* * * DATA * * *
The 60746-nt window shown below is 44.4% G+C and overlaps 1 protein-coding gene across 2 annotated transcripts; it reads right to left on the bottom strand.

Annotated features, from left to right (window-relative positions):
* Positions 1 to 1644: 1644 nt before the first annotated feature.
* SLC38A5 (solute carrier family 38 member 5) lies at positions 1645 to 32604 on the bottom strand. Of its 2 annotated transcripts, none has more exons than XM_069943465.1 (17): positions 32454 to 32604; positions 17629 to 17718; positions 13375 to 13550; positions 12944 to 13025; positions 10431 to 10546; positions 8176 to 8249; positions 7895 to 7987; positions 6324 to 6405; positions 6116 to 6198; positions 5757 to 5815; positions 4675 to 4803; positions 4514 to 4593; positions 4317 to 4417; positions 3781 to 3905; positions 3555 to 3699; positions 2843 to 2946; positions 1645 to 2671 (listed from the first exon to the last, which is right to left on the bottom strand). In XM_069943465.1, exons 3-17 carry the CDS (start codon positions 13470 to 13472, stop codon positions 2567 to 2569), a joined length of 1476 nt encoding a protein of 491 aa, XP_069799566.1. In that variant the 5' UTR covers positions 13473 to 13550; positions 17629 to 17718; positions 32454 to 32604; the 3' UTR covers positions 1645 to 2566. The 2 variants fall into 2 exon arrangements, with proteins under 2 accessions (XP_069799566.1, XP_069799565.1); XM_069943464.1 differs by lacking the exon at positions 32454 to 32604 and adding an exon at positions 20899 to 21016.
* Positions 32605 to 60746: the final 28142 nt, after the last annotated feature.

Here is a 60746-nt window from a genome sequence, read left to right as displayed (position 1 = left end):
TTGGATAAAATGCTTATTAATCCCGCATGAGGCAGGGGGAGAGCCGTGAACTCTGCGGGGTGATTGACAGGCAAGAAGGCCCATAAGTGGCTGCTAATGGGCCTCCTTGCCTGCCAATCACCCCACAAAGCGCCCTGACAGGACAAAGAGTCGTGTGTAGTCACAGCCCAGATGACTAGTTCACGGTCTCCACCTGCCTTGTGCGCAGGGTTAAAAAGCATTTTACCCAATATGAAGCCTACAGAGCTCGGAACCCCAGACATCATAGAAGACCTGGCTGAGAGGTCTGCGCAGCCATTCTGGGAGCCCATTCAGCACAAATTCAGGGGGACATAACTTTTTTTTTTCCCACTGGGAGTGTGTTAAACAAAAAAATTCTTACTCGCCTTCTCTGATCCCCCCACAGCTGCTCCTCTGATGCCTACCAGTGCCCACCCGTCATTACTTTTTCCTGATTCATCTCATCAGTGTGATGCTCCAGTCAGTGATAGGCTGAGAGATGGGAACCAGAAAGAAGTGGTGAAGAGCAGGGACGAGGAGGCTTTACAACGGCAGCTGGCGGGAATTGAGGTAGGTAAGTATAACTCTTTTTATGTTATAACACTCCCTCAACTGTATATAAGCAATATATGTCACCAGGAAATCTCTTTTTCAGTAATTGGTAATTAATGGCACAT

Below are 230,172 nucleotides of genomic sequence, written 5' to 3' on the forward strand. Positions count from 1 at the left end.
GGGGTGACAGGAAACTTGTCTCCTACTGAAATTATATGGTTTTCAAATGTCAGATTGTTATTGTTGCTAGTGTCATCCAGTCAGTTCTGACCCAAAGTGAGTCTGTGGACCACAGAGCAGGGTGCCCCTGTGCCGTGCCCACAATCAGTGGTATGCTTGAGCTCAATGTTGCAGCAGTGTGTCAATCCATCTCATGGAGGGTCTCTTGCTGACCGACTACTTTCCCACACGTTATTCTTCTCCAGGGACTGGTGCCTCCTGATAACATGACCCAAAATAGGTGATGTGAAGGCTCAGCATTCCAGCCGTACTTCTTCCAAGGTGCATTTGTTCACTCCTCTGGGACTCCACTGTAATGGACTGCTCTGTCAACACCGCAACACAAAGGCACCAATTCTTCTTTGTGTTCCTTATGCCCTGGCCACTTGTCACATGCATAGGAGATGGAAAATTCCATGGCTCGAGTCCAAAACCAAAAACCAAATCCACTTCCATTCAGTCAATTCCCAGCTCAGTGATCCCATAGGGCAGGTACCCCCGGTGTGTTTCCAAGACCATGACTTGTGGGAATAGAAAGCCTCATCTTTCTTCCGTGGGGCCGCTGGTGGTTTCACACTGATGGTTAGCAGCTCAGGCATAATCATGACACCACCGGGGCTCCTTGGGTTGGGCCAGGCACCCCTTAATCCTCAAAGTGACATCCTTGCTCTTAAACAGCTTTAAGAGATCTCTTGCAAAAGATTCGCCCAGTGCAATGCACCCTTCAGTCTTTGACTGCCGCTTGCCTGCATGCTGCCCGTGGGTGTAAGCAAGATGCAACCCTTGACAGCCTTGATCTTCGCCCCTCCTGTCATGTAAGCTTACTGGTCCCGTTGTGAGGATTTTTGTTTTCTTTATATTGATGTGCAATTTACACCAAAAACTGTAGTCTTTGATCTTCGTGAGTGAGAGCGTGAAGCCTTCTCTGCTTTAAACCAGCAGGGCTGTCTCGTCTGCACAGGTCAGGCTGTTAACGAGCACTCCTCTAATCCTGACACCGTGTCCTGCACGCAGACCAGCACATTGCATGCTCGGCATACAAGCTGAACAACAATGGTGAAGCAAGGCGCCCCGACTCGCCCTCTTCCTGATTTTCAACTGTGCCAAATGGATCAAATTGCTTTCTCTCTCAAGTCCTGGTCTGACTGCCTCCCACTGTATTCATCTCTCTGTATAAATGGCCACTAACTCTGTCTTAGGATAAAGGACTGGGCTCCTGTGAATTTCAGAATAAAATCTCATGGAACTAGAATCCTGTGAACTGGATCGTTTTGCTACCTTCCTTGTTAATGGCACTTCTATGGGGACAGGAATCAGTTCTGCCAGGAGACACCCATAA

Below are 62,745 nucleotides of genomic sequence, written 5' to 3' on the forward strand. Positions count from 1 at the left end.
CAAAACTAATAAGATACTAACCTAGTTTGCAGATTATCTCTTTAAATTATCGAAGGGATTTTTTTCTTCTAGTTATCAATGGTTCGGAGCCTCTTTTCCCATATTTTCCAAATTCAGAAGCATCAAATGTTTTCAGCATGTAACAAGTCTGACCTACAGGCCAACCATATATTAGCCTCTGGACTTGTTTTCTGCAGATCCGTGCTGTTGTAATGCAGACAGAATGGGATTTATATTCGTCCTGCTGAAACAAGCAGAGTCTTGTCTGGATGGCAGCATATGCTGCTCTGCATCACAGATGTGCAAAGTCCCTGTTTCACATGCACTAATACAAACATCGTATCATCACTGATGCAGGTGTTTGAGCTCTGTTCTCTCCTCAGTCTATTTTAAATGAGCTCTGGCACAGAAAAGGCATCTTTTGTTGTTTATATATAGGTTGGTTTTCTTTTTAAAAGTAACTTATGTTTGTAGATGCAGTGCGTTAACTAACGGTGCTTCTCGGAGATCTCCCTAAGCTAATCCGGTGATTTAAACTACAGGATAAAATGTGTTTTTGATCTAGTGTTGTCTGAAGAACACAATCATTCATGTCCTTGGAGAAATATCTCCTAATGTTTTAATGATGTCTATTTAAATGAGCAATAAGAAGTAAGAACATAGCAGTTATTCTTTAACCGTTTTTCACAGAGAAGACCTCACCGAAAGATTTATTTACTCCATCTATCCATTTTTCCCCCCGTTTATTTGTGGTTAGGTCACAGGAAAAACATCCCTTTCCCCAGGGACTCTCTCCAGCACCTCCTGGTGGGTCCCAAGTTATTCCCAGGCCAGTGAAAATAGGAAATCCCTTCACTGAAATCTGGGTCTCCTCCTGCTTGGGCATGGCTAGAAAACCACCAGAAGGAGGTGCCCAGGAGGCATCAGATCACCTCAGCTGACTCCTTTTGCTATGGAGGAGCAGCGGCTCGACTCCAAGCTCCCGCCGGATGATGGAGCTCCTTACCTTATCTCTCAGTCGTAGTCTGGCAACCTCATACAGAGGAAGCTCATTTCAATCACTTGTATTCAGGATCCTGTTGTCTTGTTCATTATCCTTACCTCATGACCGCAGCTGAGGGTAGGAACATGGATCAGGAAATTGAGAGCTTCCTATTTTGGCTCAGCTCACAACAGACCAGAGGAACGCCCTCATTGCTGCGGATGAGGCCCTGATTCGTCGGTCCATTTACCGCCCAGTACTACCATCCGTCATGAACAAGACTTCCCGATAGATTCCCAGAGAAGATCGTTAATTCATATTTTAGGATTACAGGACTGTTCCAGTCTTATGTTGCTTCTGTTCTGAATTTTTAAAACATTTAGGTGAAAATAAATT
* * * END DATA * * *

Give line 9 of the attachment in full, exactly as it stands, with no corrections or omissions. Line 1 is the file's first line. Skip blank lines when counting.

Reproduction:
GGGGTGACAGGAAACTTGTCTCCTACTGAAATTATATGGTTTTCAAATGTCAGATTGTTATTGTTGCTAGTGTCATCCAGTCAGTTCTGACCCAAAGTGAGTCTGTGGACCACAGAGCAGGGTGCCCCTGTGCCGTGCCCACAATCAGTGGTATGCTTGAGCTCAATGTTGCAGCAGTGTGTCAATCCATCTCATGGAGGGTCTCTTGCTGACCGACTACTTTCCCACACGTTATTCTTCTCCAGGGACTGGTGCCTCCTGATAACATGACCCAAAATAGGTGATGTGAAGGCTCAGCATTCCAGCCGTACTTCTTCCAAGGTGCATTTGTTCACTCCTCTGGGACTCCACTGTAATGGACTGCTCTGTCAACACCGCAACACAAAGGCACCAATTCTTCTTTGTGTTCCTTATGCCCTGGCCACTTGTCACATGCATAGGAGATGGAAAATTCCATGGCTCGAGTCCAAAACCAAAAACCAAATCCACTTCCATTCAGTCAATTCCCAGCTCAGTGATCCCATAGGGCAGGTACCCCCGGTGTGTTTCCAAGACCATGACTTGTGGGAATAGAAAGCCTCATCTTTCTTCCGTGGGGCCGCTGGTGGTTTCACACTGATGGTTAGCAGCTCAGGCATAATCATGACACCACCGGGGCTCCTTGGGTTGGGCCAGGCACCCCTTAATCCTCAAAGTGACATCCTTGCTCTTAAACAGCTTTAAGAGATCTCTTGCAAAAGATTCGCCCAGTGCAATGCACCCTTCAGTCTTTGACTGCCGCTTGCCTGCATGCTGCCCGTGGGTGTAAGCAAGATGCAACCCTTGACAGCCTTGATCTTCGCCCCTCCTGTCATGTAAGCTTACTGGTCCCGTTGTGAGGATTTTTGTTTTCTTTATATTGATGTGCAATTTACACCAAAAACTGTAGTCTTTGATCTTCGTGAGTGAGAGCGTGAAGCCTTCTCTGCTTTAAACCAGCAGGGCTGTCTCGTCTGCACAGGTCAGGCTGTTAACGAGCACTCCTCTAATCCTGACACCGTGTCCTGCACGCAGACCAGCACATTGCATGCTCGGCATACAAGCTGAACAACAATGGTGAAGCAAGGCGCCCCGACTCGCCCTCTTCCTGATTTTCAACTGTGCCAAATGGATCAAATTGCTTTCTCTCTCAAGTCCTGGTCTGACTGCCTCCCACTGTATTCATCTCTCTGTATAAATGGCCACTAACTCTGTCTTAGGATAAAGGACTGGGCTCCTGTGAATTTCAGAATAAAATCTCATGGAACTAGAATCCTGTGAACTGGATCGTTTTGCTACCTTCCTTGTTAATGGCACTTCTATGGGGACAGGAATCAGTTCTGCCAGGAGACACCCATAA